PurposeCervical cancer metabolic tumour volume (MTV) derived from [18F]-FDG PET/CT has a role in prognostication and therapy planning. There is no standard method of outlining MTV on [18F]-FDG PET/CT. The aim of this study was to assess the optimal method to outline primary cervical tumours on [18F]-FDG PET/CT using MRI-derived tumour volumes as the reference standard.Methods81 consecutive cervical cancer patients with pre-treatment staging MRI and [18F]-FDG PET/CT imaging were included. MRI volumes were compared with different PET segmentation methods. Method 1 measured MTVs at different SUVmax thresholds ranging from 20 to 60% (MTV20-MTV60) with bladder masking and manual adjustment when required. Method 2 created an isocontour around the tumour prior to different SUVmax thresholds being applied. Method 3 used an automated gradient method. Inter-observer agreement of MTV, following manual adjustment when required, was recorded.ResultsFor method 1, the MTV25 and MTV30 were closest to the MRI volumes for both readers (mean percentage change from MRI volume of 2.9% and 13.4% for MTV25 and − 13.1% and − 2.0% for MTV30 for readers 1 and 2). 70% of lesions required manual adjustment at MTV25 compared with 45% at MTV30. There was excellent inter-observer agreement between MTV30 to MTV60 (ICC ranged from 0.898–0.976 with narrow 95% confidence intervals (CIs)) and moderate agreement at lower thresholds (ICC estimates of 0.534 and 0.617, respectively for the MTV20 and MTV25 with wide 95% CIs). Bladder masking was performed in 86% of cases overall. For method 2, excellent correlation was demonstrated at MTV25 and MTV30 (mean % change from MRI volume of −3.9% and − 8.6% for MTV25 and − 16.9% and 19% for MTV30 for readers 1 and 2, respectively). This method also demonstrated excellent ICC across all thresholds with no manual adjustment. Method 3 demonstrated excellent ICC of 0.96 (95% CI 0.94–0.97) but had a

Journal article

Aboagye E, Sharma R, Inglese M, Dubash S, Lu H, Pinato D, Patel N, Chung A, Sanghera C, Tait A, Mauri F, Crum W, Barwick Tet al., 2020, Monitoring response to transarterial chemoembolization in hepatocellular carcinoma using 18F-Fluorothymidine Positron Emission Tomography, The Journal of Nuclear Medicine, Vol: 61, Pages: 1743-1748, ISSN: 0161-5505

Accurate disease monitoring is essential following transarterial chemoembolization (TACE) in hepatocellular carcinoma (HCC) due to potential for profound adverse event and large variation in survival outcome. Post-treatment changes on conventional imaging can confound determination of residual/recurrent disease, magnifying the clinical challenge. Based on increased expression of thymidylate synthase (TYMS), thymidine kinase-1 (TK-1) and SLC29A1 (Equilibrative nucleoside transporter 1, ENT1) in HCC compared with liver tissue, we conducted a proof of concept study evaluating the efficacy of 18F-fluorothymidine (18F-FLT)-PET to assess response to TACE. As previous PET studies in HCC have been hampered by high background liver signal, we investigated if a temporal-intensity voxel-clustering (“Kinetic Spatial Filtering”) (KSF) improved lesion detection. Methods: A tissue microarray (TMA) was built from 36 HCC samples and matched surrounding cirrhotic tissue and was stained for thymidine kinase-1 (TK-1). A prospective study was conducted; eighteen patients with a diagnosis of HCC by American Association for the Study of Liver Diseases criteria (AALSD) who were eligible to treatment with TACE were enrolled. Patients underwent baseline conventional imaging and dynamic 18F-FLT-PET/KSF followed by TACE. Repeat imaging was performed 6-8 weeks post TACE. PET parameters were compared with modified-Response Evaluation in Solid Tumours (mRECIST) enhancement-based criteria. Results: Cancer Genome Atlas analysis revealed increased RNA expression of TYMS, TK-1 and SLC29A1 in HCC. TK-1 protein expression was significantly higher in HCC (p<0.05). The sensitivity of 18F-FLT-PET for baseline HCC detection was 73% (SUVmax of 9.7 ± 3.0; tumour to liver ratio of 1.2 ± 0.3). Application of KSF did not improve lesion detection. Lesion response following TACE by mRECIST criteria was 58% (14 patients with 24 lesions). A 30% reduction in mean 18F-FLT-PET uptake was o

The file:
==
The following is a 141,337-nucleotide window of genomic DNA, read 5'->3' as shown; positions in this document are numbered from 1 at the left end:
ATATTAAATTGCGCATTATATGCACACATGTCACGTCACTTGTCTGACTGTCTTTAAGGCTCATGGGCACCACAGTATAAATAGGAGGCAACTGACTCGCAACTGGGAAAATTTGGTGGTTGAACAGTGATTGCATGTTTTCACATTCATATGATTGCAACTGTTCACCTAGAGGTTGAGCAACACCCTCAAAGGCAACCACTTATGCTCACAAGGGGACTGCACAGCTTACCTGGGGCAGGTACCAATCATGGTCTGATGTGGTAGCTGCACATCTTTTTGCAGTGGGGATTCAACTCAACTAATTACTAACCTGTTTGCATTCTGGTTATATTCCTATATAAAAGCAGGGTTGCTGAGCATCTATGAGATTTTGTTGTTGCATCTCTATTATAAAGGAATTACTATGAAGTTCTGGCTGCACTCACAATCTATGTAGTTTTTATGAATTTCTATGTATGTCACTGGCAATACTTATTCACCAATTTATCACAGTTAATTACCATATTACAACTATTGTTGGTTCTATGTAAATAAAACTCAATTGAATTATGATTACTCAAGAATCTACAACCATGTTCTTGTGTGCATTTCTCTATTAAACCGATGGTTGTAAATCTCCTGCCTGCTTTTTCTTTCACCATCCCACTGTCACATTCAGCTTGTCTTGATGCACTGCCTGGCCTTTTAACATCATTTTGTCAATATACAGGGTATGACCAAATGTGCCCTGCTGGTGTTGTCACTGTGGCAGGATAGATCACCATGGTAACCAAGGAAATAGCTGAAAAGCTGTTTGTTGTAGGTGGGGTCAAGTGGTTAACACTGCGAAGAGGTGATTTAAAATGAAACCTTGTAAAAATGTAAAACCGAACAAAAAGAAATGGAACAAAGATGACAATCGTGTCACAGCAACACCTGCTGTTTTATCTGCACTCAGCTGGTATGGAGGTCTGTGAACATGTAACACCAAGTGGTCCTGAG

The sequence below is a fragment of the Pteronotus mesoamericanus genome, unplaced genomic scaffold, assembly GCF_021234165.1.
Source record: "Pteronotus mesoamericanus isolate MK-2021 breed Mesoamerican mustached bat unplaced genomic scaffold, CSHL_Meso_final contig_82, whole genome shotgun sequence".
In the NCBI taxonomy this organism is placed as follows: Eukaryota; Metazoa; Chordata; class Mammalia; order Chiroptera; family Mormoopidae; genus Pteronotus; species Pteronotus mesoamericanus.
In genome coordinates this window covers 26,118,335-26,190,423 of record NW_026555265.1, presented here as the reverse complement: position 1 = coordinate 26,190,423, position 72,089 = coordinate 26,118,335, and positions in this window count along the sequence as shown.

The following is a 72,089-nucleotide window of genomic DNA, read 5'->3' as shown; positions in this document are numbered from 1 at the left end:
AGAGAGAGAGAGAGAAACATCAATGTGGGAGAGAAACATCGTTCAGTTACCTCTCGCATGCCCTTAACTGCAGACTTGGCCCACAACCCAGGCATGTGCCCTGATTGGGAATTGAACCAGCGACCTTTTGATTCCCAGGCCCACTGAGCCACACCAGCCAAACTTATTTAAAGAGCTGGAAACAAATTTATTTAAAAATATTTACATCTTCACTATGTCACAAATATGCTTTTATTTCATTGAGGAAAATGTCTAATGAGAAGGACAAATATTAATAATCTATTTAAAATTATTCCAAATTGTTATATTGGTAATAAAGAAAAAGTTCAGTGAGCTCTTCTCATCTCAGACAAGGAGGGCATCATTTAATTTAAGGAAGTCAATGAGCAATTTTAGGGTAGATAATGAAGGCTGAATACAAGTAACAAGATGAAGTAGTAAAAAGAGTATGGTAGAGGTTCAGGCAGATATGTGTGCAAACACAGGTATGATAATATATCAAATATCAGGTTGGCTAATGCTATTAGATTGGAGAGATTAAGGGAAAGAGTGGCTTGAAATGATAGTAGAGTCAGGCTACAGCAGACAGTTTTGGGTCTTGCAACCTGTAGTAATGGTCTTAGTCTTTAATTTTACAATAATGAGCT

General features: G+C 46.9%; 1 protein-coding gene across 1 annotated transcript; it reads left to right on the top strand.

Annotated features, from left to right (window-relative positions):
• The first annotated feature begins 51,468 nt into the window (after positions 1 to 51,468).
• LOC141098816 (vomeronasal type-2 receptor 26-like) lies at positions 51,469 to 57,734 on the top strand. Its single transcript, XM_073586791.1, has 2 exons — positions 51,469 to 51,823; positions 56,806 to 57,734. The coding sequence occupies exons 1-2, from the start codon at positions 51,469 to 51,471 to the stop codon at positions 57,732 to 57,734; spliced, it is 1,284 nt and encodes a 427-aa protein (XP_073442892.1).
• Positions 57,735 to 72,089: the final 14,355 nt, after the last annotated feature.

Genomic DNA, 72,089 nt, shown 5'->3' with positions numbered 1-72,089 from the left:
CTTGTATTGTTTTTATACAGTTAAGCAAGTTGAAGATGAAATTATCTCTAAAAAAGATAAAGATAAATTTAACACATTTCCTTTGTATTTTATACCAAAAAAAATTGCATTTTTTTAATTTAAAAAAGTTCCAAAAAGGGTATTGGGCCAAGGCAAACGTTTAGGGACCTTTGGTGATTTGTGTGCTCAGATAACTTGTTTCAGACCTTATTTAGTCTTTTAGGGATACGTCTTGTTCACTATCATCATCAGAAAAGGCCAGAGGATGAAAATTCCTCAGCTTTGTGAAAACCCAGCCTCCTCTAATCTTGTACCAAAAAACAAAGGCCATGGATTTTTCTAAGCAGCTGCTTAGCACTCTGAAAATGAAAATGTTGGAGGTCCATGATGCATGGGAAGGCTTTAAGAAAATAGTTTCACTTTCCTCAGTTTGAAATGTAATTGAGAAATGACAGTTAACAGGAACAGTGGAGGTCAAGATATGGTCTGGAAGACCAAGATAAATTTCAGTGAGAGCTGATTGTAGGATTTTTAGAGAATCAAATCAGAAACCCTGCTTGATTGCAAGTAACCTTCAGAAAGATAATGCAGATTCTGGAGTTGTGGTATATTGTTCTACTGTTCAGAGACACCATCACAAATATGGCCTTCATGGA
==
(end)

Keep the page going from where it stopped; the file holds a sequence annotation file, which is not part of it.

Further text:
Journal article

Dubash S, Keat N, Kozlowski K, Barnes C, Allott L, Brickute D, Hill S, Huiban M, Barwick T, Kenny L, Aboagye Eet al., 2020, Clinical translation of 18F-fluoropivalate – a PET tracer for imaging short-chain fatty acid metabolism: safety, biodistribution, and dosimetry in fed and fasted healthy volunteers, European Journal of Nuclear Medicine and Molecular Imaging, Vol: 47, Pages: 2549-2561, ISSN: 1619-7070